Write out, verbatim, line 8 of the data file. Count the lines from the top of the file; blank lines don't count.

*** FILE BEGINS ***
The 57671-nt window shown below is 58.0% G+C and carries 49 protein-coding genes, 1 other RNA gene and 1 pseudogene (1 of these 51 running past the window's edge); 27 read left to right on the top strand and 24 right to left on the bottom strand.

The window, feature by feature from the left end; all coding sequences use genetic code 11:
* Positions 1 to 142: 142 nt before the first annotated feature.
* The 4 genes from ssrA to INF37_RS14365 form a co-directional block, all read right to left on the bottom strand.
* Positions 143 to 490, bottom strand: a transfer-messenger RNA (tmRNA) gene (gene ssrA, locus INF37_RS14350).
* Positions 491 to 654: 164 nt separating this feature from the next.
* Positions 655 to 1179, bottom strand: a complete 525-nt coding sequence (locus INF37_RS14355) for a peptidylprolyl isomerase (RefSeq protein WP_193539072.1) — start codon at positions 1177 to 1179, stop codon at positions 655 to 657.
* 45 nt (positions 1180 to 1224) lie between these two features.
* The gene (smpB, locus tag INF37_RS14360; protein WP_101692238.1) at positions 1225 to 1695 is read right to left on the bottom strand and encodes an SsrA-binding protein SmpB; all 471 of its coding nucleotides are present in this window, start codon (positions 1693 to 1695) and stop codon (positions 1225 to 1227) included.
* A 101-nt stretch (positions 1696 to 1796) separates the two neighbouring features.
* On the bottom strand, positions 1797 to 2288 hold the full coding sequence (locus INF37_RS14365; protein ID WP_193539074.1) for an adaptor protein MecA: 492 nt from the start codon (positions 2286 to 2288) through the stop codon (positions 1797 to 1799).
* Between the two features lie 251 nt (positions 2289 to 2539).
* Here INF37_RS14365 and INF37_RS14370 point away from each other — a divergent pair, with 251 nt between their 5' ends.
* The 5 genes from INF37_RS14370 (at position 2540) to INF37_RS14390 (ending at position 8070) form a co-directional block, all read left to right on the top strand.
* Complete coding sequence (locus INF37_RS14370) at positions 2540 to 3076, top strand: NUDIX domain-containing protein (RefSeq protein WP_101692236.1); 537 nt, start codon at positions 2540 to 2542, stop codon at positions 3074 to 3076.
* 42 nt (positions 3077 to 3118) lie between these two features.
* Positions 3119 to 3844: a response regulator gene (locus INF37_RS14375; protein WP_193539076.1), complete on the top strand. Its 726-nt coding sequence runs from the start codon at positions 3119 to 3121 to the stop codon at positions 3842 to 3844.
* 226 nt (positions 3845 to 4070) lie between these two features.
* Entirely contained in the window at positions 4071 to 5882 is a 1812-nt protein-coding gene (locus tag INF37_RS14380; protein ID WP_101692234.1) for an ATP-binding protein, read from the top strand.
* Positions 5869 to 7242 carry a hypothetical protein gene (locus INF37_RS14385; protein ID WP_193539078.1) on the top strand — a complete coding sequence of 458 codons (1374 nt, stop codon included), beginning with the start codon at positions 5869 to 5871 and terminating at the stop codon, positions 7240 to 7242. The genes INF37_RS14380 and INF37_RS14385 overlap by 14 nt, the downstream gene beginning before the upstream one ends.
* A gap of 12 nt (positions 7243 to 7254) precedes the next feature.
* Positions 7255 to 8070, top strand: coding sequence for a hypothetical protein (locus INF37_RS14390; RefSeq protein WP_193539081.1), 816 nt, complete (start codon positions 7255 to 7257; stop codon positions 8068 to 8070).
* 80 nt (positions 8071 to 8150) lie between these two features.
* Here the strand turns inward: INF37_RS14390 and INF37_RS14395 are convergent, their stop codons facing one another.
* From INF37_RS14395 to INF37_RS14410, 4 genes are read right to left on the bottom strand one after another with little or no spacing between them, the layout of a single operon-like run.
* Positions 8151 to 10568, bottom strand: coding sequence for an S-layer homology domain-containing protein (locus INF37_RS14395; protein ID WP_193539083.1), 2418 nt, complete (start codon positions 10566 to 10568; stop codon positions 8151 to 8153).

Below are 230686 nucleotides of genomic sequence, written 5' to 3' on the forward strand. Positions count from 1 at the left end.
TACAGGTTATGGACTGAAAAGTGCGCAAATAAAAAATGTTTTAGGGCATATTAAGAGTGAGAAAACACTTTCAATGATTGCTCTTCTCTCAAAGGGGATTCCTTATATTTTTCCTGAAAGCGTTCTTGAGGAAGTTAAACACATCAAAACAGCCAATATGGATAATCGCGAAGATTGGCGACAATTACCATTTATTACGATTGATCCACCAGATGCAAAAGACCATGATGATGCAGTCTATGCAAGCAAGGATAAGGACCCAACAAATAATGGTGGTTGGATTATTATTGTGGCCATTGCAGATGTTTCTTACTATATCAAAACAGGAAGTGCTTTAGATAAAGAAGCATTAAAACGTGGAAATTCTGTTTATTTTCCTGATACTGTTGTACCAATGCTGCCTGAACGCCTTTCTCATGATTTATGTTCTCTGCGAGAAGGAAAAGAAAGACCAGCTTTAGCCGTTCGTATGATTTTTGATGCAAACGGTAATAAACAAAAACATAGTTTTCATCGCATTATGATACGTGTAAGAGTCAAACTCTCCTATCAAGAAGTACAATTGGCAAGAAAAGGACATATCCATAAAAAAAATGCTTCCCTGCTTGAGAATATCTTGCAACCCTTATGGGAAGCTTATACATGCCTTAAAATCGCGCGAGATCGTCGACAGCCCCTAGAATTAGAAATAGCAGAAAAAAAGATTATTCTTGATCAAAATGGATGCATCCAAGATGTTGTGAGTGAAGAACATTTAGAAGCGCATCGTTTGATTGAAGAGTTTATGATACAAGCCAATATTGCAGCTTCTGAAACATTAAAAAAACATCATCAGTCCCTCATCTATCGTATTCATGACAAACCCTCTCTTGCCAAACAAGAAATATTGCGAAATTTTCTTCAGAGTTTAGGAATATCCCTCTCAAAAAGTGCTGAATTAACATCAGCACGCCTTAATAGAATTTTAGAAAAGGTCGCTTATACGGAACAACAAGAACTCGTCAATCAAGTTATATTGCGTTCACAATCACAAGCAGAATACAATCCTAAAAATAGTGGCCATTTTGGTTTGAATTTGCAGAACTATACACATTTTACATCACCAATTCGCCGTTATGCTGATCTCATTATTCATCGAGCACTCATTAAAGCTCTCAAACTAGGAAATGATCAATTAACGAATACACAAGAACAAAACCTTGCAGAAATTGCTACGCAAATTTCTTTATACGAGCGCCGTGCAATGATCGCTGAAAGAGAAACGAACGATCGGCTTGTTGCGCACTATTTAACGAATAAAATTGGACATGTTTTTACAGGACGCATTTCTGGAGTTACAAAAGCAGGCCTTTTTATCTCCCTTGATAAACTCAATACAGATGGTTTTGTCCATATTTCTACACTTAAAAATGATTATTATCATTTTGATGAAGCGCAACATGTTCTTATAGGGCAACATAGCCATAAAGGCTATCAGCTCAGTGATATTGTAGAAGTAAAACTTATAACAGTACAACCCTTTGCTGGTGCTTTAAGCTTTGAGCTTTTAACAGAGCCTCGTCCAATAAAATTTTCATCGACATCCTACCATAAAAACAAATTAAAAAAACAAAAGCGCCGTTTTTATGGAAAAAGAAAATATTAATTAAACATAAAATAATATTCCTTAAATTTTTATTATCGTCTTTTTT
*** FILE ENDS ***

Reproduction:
* 45 nt (positions 1180 to 1224) lie between these two features.